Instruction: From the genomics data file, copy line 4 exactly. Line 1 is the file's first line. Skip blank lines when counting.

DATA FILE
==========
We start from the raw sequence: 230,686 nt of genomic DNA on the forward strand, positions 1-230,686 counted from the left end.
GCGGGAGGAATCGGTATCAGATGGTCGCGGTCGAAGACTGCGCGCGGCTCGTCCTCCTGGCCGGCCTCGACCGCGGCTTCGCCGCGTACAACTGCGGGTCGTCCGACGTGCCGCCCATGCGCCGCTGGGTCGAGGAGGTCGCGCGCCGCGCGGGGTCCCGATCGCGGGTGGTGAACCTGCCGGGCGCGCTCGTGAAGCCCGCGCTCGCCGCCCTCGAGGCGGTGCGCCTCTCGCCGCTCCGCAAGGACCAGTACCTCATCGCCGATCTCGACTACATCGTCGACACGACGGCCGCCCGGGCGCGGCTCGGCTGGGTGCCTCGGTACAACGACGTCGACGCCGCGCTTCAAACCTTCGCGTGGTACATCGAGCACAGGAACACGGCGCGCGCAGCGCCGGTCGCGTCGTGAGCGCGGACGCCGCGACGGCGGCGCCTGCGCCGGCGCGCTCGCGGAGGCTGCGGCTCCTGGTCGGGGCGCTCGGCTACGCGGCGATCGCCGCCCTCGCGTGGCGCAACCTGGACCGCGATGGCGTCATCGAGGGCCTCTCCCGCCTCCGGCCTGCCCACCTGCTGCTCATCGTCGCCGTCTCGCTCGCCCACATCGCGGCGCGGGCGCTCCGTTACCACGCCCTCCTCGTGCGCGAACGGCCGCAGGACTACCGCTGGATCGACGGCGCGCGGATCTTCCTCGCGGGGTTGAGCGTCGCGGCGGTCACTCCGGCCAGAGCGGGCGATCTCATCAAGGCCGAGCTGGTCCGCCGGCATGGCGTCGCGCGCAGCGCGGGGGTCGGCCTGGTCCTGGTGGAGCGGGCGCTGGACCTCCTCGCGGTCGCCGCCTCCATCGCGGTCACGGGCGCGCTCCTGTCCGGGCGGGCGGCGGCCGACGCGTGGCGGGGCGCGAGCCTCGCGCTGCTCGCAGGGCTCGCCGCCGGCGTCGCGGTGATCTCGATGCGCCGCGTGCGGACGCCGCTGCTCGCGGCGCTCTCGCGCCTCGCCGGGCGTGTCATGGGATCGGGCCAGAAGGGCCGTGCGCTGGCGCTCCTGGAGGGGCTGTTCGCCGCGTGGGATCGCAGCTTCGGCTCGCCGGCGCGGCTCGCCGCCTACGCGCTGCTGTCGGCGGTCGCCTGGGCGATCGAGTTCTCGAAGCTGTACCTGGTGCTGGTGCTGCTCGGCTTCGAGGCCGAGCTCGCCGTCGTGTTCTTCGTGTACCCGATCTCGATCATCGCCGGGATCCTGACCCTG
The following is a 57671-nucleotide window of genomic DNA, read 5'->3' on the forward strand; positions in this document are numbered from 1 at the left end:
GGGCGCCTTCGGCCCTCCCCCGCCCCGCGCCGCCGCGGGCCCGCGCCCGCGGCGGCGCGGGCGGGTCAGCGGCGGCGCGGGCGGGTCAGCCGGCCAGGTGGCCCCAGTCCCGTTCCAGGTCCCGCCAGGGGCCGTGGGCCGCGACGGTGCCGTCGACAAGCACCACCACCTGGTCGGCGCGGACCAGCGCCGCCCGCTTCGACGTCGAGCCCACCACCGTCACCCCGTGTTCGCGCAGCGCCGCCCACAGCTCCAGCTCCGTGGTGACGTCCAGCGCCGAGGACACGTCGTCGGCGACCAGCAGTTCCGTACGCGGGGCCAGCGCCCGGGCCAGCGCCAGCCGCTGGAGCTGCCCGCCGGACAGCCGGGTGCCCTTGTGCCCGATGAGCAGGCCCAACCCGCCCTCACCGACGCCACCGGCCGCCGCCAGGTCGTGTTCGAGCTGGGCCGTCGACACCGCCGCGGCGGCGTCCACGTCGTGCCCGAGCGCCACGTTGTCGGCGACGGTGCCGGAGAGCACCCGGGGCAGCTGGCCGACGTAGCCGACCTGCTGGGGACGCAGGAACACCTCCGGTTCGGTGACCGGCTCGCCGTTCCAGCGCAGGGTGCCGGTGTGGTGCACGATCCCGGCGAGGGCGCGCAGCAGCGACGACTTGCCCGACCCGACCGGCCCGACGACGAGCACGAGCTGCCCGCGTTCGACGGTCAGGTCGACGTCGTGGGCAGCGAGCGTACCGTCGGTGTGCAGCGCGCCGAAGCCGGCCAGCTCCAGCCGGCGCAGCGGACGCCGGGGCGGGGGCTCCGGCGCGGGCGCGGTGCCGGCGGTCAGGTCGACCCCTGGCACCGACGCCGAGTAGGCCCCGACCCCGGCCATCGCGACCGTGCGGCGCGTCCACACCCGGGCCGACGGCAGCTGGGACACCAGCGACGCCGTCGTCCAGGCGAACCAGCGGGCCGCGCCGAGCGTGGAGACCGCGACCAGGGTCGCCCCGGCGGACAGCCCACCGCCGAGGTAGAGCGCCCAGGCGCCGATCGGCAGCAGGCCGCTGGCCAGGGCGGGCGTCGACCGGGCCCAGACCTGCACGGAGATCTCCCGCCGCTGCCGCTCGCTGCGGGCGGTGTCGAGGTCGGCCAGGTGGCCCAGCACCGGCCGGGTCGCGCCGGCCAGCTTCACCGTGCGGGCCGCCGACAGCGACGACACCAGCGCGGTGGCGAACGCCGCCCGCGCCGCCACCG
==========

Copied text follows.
GGGCGCCTTCGGCCCTCCCCCGCCCCGCGCCGCCGCGGGCCCGCGCCCGCGGCGGCGCGGGCGGGTCAGCGGCGGCGCGGGCGGGTCAGCCGGCCAGGTGGCCCCAGTCCCGTTCCAGGTCCCGCCAGGGGCCGTGGGCCGCGACGGTGCCGTCGACAAGCACCACCACCTGGTCGGCGCGGACCAGCGCCGCCCGCTTCGACGTCGAGCCCACCACCGTCACCCCGTGTTCGCGCAGCGCCGCCCACAGCTCCAGCTCCGTGGTGACGTCCAGCGCCGAGGACACGTCGTCGGCGACCAGCAGTTCCGTACGCGGGGCCAGCGCCCGGGCCAGCGCCAGCCGCTGGAGCTGCCCGCCGGACAGCCGGGTGCCCTTGTGCCCGATGAGCAGGCCCAACCCGCCCTCACCGACGCCACCGGCCGCCGCCAGGTCGTGTTCGAGCTGGGCCGTCGACACCGCCGCGGCGGCGTCCACGTCGTGCCCGAGCGCCACGTTGTCGGCGACGGTGCCGGAGAGCACCCGGGGCAGCTGGCCGACGTAGCCGACCTGCTGGGGACGCAGGAACACCTCCGGTTCGGTGACCGGCTCGCCGTTCCAGCGCAGGGTGCCGGTGTGGTGCACGATCCCGGCGAGGGCGCGCAGCAGCGACGACTTGCCCGACCCGACCGGCCCGACGACGAGCACGAGCTGCCCGCGTTCGACGGTCAGGTCGACGTCGTGGGCAGCGAGCGTACCGTCGGTGTGCAGCGCGCCGAAGCCGGCCAGCTCCAGCCGGCGCAGCGGACGCCGGGGCGGGGGCTCCGGCGCGGGCGCGGTGCCGGCGGTCAGGTCGACCCCTGGCACCGACGCCGAGTAGGCCCCGACCCCGGCCATCGCGACCGTGCGGCGCGTCCACACCCGGGCCGACGGCAGCTGGGACACCAGCGACGCCGTCGTCCAGGCGAACCAGCGGGCCGCGCCGAGCGTGGAGACCGCGACCAGGGTCGCCCCGGCGGACAGCCCACCGCCGAGGTAGAGCGCCCAGGCGCCGATCGGCAGCAGGCCGCTGGCCAGGGCGGGCGTCGACCGGGCCCAGACCTGCACGGAGATCTCCCGCCGCTGCCGCTCGCTGCGGGCGGTGTCGAGGTCGGCCAGGTGGCCCAGCACCGGCCGGGTCGCGCCGGCCAGCTTCACCGTGCGGGCCGCCGACAGCGACGACACCAGCGCGGTGGCGAACGCCGCCCGCGCCGCCACCG